OPINION26 March 2012

In defence of procurement


Agencies should embrace the procurement process and use it to properly monetise their ‘thinking time’, says Nunwood CEO Clare Bruce.

Much has been written about why this is a “bad thing” and why buying insight “is not the same as buying toilet rolls”. Yet there is relatively little discussion about why dealing with procurement is great news for research agencies. For starters, it usually means that the procured service is of significant value, of large scale, required over a long period of time and across a wide portfolio of geographies.

Yes, the procurement process is sometimes (if not nearly always) arduous and lengthy. It requires a good deal of time and effort from all parties. The data must be sufficiently flexible to be sliced and diced in multiple formats; the levels of detail required of how a service may or may not be delivered can sometimes seem manifestly obtuse. But dealing with procurement departments is an opportunity not to be missed. Finally, we can start to monetise our “thinking time”.

I absolutely support the idea that we are being forced, however reluctantly, to put a price on our ability to think strategically, on our ability to deliver incredibly clever analytics and on the tools we use – both mental and actual – to synthesise customer feedback into competitive advantage.

“I absolutely support the idea that we are being forced to put a price on our ability to think strategically, on our ability to deliver incredibly clever analytics and on the tools we use to turn customer feedback into competitive advantage”

I have long believed that research professionals on the clientside more than understand that thinking time is worth investing in: they do believe that it creates value and are prepared to pay for it.

All they need – and have repeatedly asked for – is a clearly defined price tag. Historically the industry has shied away from the sheer bluntness of this. But that is why embracing procurement warts and all is such an opportunity.

Agencies which are capable of producing, within tight timescales, a clear architecture for pricing, managing, securing and delivering sizeable insight-powered global consulting programmes, will without doubt reap handsome rewards.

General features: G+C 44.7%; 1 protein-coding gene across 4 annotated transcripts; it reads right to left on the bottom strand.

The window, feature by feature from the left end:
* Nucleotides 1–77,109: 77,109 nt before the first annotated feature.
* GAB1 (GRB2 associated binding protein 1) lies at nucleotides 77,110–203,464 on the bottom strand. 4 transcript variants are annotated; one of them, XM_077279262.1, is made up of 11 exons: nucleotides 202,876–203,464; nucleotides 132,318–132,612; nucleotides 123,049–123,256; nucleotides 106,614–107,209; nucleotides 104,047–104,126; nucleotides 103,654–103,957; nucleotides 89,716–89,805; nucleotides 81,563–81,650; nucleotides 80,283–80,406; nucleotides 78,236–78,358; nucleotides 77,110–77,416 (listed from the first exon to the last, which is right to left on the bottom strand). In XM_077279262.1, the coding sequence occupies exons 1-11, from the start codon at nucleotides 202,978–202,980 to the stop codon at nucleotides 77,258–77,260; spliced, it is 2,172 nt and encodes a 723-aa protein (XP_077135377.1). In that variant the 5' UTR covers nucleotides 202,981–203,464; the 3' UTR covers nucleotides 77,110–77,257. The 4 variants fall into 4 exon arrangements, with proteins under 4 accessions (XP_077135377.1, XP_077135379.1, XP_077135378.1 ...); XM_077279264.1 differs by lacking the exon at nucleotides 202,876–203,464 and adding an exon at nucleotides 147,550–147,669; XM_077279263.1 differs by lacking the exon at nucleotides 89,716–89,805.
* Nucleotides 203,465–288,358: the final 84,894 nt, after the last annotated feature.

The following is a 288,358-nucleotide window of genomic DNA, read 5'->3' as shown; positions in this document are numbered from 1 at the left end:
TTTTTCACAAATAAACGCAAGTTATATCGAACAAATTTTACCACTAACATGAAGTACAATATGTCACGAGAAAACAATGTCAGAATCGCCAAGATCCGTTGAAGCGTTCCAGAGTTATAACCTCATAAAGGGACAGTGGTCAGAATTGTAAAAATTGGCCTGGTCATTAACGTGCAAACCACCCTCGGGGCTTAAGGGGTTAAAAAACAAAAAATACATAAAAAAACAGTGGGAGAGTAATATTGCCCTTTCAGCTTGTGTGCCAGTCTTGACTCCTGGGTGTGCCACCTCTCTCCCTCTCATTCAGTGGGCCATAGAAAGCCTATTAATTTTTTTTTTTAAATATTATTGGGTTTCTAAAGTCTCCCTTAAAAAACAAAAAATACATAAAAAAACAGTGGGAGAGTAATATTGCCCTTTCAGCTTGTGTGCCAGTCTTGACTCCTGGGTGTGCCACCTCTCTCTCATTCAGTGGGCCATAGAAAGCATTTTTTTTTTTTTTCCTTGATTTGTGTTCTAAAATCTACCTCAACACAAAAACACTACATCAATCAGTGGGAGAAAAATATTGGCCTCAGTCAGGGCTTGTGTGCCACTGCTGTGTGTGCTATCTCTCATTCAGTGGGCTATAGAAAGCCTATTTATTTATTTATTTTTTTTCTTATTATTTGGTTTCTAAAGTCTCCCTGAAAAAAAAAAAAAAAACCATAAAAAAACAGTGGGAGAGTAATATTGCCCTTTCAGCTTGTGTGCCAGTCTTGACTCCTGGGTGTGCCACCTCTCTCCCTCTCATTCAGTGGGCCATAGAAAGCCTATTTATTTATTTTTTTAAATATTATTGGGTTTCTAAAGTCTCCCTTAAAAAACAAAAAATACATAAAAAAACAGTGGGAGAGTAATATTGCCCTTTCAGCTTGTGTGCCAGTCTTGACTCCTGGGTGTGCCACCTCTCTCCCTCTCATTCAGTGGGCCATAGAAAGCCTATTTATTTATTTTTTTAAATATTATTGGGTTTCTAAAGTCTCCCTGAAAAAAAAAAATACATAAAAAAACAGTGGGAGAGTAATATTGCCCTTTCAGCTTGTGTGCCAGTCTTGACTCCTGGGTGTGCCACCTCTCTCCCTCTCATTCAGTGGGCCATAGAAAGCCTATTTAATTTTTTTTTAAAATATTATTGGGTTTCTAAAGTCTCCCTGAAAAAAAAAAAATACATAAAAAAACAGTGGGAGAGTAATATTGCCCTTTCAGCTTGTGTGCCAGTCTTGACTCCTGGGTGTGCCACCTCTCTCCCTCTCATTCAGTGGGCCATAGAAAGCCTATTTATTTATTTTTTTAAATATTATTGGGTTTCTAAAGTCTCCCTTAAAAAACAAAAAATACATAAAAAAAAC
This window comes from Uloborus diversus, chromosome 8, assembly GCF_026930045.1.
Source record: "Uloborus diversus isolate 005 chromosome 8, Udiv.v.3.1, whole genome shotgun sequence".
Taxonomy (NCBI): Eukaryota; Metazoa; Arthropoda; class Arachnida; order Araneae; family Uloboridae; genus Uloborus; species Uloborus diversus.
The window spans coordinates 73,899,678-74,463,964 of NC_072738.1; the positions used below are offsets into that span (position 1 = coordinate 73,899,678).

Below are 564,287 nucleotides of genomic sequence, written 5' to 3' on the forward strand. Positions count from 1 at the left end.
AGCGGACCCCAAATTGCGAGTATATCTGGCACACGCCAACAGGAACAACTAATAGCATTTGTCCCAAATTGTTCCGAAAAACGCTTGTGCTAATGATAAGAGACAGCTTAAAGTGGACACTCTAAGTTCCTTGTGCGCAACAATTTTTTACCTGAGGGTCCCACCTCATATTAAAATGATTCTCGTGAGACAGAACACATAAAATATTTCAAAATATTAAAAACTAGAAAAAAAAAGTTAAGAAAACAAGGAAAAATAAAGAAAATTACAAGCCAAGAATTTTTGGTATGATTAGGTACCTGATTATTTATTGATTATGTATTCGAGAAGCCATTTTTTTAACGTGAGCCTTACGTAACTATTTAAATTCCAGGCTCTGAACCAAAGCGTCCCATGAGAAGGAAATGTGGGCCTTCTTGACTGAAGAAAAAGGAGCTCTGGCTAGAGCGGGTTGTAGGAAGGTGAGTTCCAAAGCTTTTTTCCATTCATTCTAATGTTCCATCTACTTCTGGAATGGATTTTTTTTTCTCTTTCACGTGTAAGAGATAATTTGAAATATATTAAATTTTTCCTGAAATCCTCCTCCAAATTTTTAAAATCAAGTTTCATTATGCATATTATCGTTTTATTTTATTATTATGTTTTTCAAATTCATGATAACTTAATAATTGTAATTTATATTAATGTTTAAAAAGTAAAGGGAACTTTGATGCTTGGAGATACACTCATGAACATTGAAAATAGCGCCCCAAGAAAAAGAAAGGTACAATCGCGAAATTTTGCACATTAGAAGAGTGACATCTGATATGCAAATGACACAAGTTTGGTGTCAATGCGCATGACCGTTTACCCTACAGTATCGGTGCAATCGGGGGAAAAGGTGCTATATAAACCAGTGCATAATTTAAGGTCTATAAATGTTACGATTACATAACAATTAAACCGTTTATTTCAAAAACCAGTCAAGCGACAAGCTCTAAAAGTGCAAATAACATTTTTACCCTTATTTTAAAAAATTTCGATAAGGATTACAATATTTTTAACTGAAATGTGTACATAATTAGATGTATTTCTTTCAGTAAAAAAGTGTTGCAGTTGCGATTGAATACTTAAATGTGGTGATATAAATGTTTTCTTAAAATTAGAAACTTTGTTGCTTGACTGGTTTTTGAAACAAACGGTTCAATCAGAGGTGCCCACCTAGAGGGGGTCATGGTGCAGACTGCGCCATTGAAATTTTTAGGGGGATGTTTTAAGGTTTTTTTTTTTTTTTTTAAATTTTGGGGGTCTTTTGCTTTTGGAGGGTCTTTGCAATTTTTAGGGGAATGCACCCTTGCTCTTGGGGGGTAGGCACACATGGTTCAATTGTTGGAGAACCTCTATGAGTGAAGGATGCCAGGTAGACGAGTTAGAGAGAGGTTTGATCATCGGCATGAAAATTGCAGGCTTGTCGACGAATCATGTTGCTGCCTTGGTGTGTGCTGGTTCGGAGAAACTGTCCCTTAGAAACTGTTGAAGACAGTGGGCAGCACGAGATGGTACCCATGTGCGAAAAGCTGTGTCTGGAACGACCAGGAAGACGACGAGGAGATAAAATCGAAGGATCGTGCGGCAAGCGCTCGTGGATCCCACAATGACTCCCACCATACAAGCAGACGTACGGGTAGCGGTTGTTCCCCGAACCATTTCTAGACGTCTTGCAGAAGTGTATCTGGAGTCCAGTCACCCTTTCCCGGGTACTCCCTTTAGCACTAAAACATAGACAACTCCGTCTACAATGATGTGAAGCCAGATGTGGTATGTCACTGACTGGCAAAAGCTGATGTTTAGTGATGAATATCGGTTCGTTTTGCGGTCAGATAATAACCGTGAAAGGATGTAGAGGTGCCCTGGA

Through the procurement process itself they will have proved that their own businesses are managed with good governance and with more than sufficient wherewithal to respond to the sometimes complex demands of a global request for quotation.

Post procurement, the client/agency relationship will begin to take on a totally different hue. Trust has already been earned: hard work and commitment on both sides has been truly road-tested, a working relationship has been allowed to develop and a contractual handshake has agreed a mutually beneficial price tag.

Once the vetting is complete the agency choice will, in most cases, have been communicated widely throughout the client organisation. Even the finance chief may now know who the research agencies are and what they do. To have the corporate purse-holders on side, is one mighty step forward for the insight industry.

The client sponsor – be that insight, customer experience, or brand or marketing teams – can rest assured that due diligence has prevailed: insight has taken commercial centre stage (which is always a good thing) and the task of providing the business with profitable rocket fuel can now commence.

Agency fee structures are set. Complete transparency is achieved. And although the task of convincing clients as to the merits of insight projects may still be required on an ad hoc basis, at least this backdrop allows both parties to give more time to the pivotal task of enhancing bottom lines.

Clare Bruce is CEO of Nunwood

1 Comment

12 years ago

Interesting column, and you do discuss a very valid point. Just to add to it, the difficulty client-side researchers face is being able to justify agency X over agency Y for a given project. As you allude, many procurement teams see research services as a fixed commodity - 1 qual and 1 quant = £40k, for example, and why should it cost any more. Although ease of working with an agency isn't quite the same as quality of service, those that are easiest to work with are often those that can justify their price. As discussed elsewhere, commoditisation of research means that the intangibles have become more important, and what clients are paying for now is the understanding, thinking and depth of insight that an agency can provide - the value-added service, if you like. While it's never easy to say that "we add £10k of top-notch thinking, that's why we cost more", that ability to explain to procurement why one approach is worth more than another is incredibly useful.

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